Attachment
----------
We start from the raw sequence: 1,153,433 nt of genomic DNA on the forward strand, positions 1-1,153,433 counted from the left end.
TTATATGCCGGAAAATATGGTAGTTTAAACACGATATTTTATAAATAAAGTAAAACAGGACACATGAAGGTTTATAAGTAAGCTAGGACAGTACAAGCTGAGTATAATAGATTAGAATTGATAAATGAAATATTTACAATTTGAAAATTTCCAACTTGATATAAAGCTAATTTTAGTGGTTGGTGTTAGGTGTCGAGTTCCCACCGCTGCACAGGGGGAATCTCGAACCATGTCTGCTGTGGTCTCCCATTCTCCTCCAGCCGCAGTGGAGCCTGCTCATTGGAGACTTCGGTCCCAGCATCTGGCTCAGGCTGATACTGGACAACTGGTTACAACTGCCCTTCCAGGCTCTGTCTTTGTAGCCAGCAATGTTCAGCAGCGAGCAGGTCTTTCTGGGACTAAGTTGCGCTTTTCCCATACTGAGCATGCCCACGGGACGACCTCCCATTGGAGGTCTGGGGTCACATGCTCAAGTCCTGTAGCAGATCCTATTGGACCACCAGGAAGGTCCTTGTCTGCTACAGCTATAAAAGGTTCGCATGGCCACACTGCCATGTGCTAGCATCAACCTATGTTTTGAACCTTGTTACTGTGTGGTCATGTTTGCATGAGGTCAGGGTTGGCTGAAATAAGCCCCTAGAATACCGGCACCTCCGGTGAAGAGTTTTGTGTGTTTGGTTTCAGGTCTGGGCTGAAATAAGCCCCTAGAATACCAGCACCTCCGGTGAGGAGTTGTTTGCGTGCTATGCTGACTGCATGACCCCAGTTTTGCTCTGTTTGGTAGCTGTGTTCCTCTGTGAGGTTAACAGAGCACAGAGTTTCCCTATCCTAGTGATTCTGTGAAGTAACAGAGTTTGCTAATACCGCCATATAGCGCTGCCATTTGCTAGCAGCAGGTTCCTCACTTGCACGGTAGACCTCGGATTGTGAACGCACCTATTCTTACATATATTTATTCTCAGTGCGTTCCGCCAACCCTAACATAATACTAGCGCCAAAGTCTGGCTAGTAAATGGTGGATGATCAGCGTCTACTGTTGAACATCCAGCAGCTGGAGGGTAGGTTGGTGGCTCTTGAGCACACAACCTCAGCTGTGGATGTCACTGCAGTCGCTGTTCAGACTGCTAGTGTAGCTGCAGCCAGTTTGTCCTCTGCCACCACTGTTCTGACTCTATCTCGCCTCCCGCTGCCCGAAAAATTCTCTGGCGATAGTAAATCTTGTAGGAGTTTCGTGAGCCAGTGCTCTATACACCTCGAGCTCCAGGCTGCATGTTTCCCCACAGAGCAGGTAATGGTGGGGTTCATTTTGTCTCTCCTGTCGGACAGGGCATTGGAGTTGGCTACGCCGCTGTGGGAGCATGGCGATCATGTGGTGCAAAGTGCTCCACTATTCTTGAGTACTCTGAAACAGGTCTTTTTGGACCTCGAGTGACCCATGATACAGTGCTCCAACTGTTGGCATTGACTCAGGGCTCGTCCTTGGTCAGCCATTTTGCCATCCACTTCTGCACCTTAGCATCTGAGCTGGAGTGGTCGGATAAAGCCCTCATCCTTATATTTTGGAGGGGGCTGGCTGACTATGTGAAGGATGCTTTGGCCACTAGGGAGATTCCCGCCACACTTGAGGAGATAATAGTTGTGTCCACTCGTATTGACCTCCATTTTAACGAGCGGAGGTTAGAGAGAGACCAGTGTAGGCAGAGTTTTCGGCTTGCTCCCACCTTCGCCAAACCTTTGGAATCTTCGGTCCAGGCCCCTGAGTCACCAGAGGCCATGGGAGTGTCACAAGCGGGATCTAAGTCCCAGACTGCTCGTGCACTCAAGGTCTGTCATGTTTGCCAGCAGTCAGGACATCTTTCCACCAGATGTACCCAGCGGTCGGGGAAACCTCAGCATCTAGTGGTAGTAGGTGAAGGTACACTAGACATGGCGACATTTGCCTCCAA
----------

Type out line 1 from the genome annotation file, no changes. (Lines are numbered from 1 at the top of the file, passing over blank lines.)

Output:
We start from the raw sequence: 1,153,433 nt of genomic DNA on the forward strand, positions 1-1,153,433 counted from the left end.